Ah I know some with Parkinson's too...

Can I have that disease in English, please?

When I was working in the City of London, I found it perfectly acceptable to shout to my colleague across the dealing room: I’m not your dotdotdot secretary! Answer your own dotdotphone. I do admit though, that kind of language was par for the course there. So, it didn’t really feel that bad. At all. Liquid lunches were also the norm. When I was about to quit my job at a Japanese investment bank, my girlfriends and I naturally headed to the pub for a gin and tonic and a bag of salt & vinegar crisps to line our stomachs. At midday. I was already plastered after the first swig - yeah, you tend to make strange choices when you’re deliberating in English about how to tell your Japanese boss - in Japanese - you want to resign. But quit that job I did. And it was a good decision.…

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Power of the patient

Undercover patient A few months ago I was an ' undercover' patient at the ParkinsonNet Jubileum Congress (2014). Man, that was stressful. Imagine taking a tour in your future of less less less smaller smaller smaller. I made a point of finding the Gimme Hope handouts. They were there, but not exactly in a goody bag. I bumped into quite a few people I knew, who were mostly surprised to see a real patient at a therapists and researchers event. And they exclaimed: oh, you still look great. I’d probably say the same thing; it's also nice to hear, but just suppose it was the stunningly beautiful Angelina Jolie? You wouldn’t walk up to her and gush: wow, you still look amazing! Would you? I wouldn't. I must admit, I often greet people (people with one serious problem or the other): You look fantastic! Don’t ask me why I do…

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Gimme Hope

I was the undercover patient at the ParkinsonNet Jubileum Conference in the Netherlands, browsing the respective exhibition stands from the various providers of tools, applications, therapies, medicines and medical know-how. I spoke to health care professionals, listened attentively to Bas Bloem and other scientists, watched videos of patient testimonials, and read about the latest promising research and innovations. All the time looking for that one particular exhibition stand. As little/much/long/short as possible The conference focused on remaining as healthy as possible, for as long as possible, with as little help as possible. All to soften the inevitable. For parkinson's is a destructive disease - your suffering increases, your need for care increases over the years, decades even. It’s a costly affair, parkinson’s. Costly for the care provider and taxing on the patient. The day’s theme was: The Future of Health Care. "And they keep telling me to live in the…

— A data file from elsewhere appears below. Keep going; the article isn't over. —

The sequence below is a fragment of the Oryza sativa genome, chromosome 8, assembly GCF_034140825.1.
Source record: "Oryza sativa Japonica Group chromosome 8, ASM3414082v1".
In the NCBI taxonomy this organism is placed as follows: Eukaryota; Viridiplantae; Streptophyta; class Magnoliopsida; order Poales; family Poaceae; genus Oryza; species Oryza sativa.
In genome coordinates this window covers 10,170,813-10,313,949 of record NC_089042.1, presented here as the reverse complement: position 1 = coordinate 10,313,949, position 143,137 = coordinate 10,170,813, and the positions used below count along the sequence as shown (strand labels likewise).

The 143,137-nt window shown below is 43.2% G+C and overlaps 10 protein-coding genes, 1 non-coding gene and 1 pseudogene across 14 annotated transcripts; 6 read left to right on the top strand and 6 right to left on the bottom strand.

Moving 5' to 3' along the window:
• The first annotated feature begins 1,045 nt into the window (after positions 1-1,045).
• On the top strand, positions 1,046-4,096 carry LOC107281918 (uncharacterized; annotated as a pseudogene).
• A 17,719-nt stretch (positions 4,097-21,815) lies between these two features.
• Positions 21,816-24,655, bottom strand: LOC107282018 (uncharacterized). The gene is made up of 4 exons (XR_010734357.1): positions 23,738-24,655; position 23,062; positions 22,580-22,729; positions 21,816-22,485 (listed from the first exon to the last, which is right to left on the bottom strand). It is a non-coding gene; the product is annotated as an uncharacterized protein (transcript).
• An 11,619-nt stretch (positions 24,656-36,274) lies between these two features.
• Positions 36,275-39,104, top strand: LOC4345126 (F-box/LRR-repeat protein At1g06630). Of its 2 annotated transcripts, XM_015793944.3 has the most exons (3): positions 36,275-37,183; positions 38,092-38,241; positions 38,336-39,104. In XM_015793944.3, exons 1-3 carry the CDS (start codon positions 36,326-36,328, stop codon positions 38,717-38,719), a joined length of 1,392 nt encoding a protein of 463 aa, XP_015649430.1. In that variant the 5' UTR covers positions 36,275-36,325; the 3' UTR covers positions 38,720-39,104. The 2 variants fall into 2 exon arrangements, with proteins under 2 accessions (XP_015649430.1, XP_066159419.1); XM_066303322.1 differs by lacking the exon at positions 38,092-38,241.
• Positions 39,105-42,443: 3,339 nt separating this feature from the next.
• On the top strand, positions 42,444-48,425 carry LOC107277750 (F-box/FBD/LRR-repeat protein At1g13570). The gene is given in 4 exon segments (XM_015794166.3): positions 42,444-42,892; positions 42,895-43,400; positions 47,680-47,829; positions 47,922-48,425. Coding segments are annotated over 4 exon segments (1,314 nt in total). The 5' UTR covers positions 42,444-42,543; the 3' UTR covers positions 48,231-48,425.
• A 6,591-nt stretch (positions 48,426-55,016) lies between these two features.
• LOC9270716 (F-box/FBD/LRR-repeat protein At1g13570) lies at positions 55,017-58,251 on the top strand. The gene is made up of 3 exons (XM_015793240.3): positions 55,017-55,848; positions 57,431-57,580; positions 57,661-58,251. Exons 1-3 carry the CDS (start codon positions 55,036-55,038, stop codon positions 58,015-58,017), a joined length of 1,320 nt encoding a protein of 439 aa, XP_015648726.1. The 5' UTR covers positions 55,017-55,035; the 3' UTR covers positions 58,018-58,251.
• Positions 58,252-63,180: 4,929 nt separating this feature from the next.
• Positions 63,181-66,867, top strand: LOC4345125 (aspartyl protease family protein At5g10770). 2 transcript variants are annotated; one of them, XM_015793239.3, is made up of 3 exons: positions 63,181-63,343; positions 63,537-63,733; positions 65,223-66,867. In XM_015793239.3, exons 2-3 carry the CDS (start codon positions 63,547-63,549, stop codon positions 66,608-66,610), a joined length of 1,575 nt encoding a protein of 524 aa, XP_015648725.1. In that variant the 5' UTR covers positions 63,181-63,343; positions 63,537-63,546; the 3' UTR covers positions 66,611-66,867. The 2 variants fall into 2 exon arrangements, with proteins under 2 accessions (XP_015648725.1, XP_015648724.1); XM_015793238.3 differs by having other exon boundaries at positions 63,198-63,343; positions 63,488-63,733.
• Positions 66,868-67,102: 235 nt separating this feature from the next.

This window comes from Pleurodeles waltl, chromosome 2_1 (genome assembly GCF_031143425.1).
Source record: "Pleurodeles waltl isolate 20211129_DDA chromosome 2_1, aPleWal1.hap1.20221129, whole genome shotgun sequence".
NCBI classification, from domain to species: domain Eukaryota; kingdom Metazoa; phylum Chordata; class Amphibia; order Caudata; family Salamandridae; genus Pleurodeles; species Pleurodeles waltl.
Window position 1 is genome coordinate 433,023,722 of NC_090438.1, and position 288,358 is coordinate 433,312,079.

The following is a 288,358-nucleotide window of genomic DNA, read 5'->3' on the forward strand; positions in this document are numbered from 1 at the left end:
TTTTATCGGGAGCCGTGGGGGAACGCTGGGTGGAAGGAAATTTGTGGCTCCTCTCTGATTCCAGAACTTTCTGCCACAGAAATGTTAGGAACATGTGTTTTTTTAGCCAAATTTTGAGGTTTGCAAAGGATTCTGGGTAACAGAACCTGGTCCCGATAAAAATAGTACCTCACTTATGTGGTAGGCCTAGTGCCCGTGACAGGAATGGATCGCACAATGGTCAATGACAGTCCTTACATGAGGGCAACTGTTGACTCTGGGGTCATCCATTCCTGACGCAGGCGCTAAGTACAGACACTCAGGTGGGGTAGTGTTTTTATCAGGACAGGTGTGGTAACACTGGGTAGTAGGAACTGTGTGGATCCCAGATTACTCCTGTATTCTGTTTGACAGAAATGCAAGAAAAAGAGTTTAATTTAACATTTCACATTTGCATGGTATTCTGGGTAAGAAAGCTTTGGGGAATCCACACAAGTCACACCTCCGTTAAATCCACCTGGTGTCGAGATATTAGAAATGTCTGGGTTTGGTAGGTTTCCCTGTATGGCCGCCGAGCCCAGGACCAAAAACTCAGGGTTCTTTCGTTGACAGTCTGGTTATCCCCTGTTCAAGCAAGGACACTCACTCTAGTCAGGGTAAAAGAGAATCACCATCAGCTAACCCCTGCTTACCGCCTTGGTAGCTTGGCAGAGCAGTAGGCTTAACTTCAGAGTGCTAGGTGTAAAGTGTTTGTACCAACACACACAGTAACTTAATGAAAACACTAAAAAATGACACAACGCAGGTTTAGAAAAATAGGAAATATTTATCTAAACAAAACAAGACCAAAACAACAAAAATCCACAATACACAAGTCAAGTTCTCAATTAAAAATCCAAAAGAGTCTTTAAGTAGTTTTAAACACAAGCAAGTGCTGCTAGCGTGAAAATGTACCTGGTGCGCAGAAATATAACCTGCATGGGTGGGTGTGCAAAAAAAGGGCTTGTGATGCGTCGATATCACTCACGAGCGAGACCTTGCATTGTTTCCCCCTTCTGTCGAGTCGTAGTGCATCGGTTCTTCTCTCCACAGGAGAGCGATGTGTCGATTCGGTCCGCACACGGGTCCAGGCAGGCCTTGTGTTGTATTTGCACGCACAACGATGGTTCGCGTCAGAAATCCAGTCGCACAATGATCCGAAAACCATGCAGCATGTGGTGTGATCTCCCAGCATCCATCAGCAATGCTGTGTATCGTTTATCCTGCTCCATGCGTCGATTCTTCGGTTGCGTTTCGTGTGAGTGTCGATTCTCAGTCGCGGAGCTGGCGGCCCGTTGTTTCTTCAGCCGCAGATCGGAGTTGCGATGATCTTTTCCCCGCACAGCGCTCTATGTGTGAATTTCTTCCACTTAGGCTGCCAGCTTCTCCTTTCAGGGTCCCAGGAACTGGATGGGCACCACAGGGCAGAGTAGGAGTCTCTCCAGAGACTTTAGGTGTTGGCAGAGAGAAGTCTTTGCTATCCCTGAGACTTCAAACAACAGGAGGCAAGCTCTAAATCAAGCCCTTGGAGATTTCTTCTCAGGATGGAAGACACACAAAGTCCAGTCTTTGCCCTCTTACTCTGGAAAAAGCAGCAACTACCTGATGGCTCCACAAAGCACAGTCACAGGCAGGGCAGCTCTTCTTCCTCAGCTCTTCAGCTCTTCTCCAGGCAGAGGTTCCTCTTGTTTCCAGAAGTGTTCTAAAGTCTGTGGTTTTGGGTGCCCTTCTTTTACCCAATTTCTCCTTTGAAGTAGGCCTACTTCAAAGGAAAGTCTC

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Movie

What do other people know, that I don’t? Everybody appears to have seen the movie, all of it, every scene. Even the parts that were later cut. And the bloopers. Ah, and the bonus material about what might happen if…. the audience shivers, brrrr, imagine having that condition! Can you pass the popcorn please, come on, let’s watch another movie, this one’s not cool. The thing is, I’m the only one who’s not in the audience. Even though the movie is all about me and the 60,000 other parkinson’s patients in the Netherlands. Even though it’s about the scenarios already laid out for us. I never ever ask myself who wrote that scenario. Never. But I do continually wonder: what did all those people see, that I haven’t seen yet? I mean, they must have seen more than I have, or why else would they keep saying: stay strong, live…

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⭐︎ Afraid

Afraid. Wim Rozenberg Photography.I thought that I was scared, but it seems that others are every bit as scared as me. Scared of me, my Parkinson’s, my fear, my tears. How you notice exactly, I can’t quite put my finger on, but you do notice. An imperceptible, almost reverent expectation. And then comes the inevitable question, the question that I too would still dearly love to answer: how did you first spot it? There’s always another hidden question within, a sort of self-check. (more…)

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